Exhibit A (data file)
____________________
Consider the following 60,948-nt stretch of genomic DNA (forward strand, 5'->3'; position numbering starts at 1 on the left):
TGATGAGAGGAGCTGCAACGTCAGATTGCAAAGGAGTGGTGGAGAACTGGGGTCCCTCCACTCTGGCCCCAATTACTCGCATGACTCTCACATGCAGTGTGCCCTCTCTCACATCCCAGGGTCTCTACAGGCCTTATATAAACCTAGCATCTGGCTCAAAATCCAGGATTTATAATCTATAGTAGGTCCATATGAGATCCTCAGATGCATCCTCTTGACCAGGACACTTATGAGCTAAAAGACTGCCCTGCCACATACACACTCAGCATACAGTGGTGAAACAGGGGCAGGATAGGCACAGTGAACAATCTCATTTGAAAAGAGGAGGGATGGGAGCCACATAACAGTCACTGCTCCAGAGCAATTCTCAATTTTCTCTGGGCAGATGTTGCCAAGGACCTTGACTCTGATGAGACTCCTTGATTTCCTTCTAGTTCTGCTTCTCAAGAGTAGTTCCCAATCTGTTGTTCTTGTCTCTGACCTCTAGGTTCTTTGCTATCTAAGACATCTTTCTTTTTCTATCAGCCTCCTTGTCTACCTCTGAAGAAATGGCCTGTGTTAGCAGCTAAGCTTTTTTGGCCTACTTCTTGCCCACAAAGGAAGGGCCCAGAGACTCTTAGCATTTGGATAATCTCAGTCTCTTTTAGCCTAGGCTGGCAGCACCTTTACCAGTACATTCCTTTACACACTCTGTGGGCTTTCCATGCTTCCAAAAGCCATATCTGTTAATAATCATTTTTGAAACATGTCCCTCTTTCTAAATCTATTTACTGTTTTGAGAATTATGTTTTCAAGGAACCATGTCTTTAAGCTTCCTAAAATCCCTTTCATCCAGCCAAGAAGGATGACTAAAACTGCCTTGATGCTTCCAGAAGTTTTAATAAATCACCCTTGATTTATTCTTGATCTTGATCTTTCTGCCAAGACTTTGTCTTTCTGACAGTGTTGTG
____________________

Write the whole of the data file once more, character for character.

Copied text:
Consider the following 60,948-nt stretch of genomic DNA (forward strand, 5'->3'; position numbering starts at 1 on the left):
TGATGAGAGGAGCTGCAACGTCAGATTGCAAAGGAGTGGTGGAGAACTGGGGTCCCTCCACTCTGGCCCCAATTACTCGCATGACTCTCACATGCAGTGTGCCCTCTCTCACATCCCAGGGTCTCTACAGGCCTTATATAAACCTAGCATCTGGCTCAAAATCCAGGATTTATAATCTATAGTAGGTCCATATGAGATCCTCAGATGCATCCTCTTGACCAGGACACTTATGAGCTAAAAGACTGCCCTGCCACATACACACTCAGCATACAGTGGTGAAACAGGGGCAGGATAGGCACAGTGAACAATCTCATTTGAAAAGAGGAGGGATGGGAGCCACATAACAGTCACTGCTCCAGAGCAATTCTCAATTTTCTCTGGGCAGATGTTGCCAAGGACCTTGACTCTGATGAGACTCCTTGATTTCCTTCTAGTTCTGCTTCTCAAGAGTAGTTCCCAATCTGTTGTTCTTGTCTCTGACCTCTAGGTTCTTTGCTATCTAAGACATCTTTCTTTTTCTATCAGCCTCCTTGTCTACCTCTGAAGAAATGGCCTGTGTTAGCAGCTAAGCTTTTTTGGCCTACTTCTTGCCCACAAAGGAAGGGCCCAGAGACTCTTAGCATTTGGATAATCTCAGTCTCTTTTAGCCTAGGCTGGCAGCACCTTTACCAGTACATTCCTTTACACACTCTGTGGGCTTTCCATGCTTCCAAAAGCCATATCTGTTAATAATCATTTTTGAAACATGTCCCTCTTTCTAAATCTATTTACTGTTTTGAGAATTATGTTTTCAAGGAACCATGTCTTTAAGCTTCCTAAAATCCCTTTCATCCAGCCAAGAAGGATGACTAAAACTGCCTTGATGCTTCCAGAAGTTTTAATAAATCACCCTTGATTTATTCTTGATCTTGATCTTTCTGCCAAGACTTTGTCTTTCTGACAGTGTTGTG